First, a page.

After a thorough and grueling examination, the specialist explained to use what was going on.
A small artery behind the center of my right retina had sprung a leak. The blood that was spilling out was pushing the retina forward, thus causing vision in that eye to appear warped.
The ophthalmologist conferred with his team. They suggested urgency. Considering the leak was located directly in the center of my eye, they recommended the “big guns” — a “hot” laser eye surgery. It would leave me with a permanent blind spot in the middle of my right eye, but the heat from the laser might — just might — seal up the leaky vein. We agreed.
My head was strapped into a chair. I was warned against moving in the slightest for the 60 seconds the laser was shooting into my eye, as the laser would burn (and blind) anything it touched.
The terrifying procedure began, and the entire time, I wondered What if I have to sneeze? What if there’s an earthquake? What if I fart?
I didn’t, there wasn’t, and I didn’t.
I was appearing in the play Worse Than Chocolate at the time, and assured director Jeffrey I’d recover sufficiently in time to return to the show following the mid-week break in performances. And I did, despite incredibly distracting “halos” that stage lighting caused in my recovering eye. (I should’ve worn the eye patch I’d been sporting after the surgery on stage, but critics already felt my villain was a little too over-the-top!)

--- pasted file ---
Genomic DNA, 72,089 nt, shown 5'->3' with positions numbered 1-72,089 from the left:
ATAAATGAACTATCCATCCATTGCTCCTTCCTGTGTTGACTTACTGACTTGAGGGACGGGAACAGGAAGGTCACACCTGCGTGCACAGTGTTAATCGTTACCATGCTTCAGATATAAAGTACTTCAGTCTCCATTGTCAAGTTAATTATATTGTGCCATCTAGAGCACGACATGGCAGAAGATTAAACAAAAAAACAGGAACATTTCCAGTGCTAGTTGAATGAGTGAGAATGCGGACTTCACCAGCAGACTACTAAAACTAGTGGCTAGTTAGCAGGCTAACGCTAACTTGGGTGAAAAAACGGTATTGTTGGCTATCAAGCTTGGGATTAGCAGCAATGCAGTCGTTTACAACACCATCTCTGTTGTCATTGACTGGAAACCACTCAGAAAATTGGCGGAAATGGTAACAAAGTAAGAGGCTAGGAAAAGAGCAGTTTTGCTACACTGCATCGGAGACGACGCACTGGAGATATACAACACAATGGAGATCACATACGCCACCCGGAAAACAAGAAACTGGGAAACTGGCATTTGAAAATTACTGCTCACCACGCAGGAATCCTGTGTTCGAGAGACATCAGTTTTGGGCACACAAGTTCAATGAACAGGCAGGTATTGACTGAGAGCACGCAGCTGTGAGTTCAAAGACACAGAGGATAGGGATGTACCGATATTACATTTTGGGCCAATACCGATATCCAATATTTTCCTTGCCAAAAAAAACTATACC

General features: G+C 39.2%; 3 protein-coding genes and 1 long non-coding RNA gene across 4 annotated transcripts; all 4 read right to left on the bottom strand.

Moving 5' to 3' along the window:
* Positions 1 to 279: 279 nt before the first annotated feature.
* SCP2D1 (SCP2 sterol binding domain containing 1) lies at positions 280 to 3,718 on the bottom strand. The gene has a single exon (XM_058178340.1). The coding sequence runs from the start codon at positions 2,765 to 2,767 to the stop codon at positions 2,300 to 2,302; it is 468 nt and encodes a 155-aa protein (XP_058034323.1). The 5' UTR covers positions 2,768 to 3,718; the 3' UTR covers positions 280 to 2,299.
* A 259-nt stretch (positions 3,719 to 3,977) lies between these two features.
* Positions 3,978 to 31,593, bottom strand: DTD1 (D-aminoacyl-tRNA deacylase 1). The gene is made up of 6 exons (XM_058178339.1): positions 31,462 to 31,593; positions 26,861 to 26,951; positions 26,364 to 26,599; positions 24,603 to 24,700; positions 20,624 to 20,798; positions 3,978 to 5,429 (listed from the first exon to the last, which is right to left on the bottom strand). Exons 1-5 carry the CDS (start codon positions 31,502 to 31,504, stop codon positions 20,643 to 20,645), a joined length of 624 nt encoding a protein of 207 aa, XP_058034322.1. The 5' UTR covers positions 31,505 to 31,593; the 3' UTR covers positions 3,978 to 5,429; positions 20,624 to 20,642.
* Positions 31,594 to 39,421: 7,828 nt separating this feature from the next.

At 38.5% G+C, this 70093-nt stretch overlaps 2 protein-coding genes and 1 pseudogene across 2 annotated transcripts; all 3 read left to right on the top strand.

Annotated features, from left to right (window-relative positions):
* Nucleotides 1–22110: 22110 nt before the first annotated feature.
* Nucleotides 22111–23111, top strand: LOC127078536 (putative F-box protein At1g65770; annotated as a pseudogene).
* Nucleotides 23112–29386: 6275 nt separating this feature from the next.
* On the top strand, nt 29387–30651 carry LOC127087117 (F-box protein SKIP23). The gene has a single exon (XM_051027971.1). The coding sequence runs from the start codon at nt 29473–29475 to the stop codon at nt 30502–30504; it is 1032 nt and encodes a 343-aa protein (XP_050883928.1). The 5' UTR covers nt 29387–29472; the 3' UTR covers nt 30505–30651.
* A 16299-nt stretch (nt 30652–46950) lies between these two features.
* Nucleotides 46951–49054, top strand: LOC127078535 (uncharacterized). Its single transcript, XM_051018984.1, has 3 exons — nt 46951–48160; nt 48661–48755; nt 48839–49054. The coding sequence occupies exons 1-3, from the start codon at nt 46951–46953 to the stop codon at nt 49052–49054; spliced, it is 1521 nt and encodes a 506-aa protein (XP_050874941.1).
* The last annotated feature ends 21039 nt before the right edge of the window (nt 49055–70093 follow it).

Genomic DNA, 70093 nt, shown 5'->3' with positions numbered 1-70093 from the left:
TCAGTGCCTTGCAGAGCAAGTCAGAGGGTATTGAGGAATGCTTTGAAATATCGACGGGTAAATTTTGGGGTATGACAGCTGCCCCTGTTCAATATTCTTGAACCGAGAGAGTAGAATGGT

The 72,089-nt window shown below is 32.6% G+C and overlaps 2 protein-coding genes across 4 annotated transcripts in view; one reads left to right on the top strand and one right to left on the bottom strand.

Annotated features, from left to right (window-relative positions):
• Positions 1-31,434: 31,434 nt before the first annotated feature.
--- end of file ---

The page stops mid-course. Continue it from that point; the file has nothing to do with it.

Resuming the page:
That weekend, during a performance, as I’m “firing” Jaeson Post and demanding the office key from him, he dropped it as he handed it to me. I looked down. With my impaired vision, the brass-colored metal key vanished against the similarly colored wooded floor.
I looked at Jaeson. Rightfully remaining in character, he refused to pick it up.
I got on my hands and knees and felt for the keys with my hands, like a young, manic Patty Duke-as-Helen Keller. The audience actually loved it, loved seeing the heavy of the show (me) reduced to crawling on his hands and knees after being such a prick, but it was a very scary moment which I think I played off.
We returned to the doctor for a follow-up a week later. We were both disappointed when told the vein was still leaking. So now, I had warped vision plus the blind spot right in the center of my eye. I began to question the wisdom of using the “big guns” right away.
The doctor suggested we try the hot laser again. But one blind spot is enough, thank you very much. So, we opted for the less-powerful option: inject me full of photo-topical chemicals, and shoot a “cold” laser into my eye, through the retina, at the leak. Then hide from direct sunlight for the next three days (not so easy to do in Los Angeles), as the chemicals would leave me susceptible to serious sunburn within minutes.
That didn’t stop the leak either. So, we tried it again. Then again.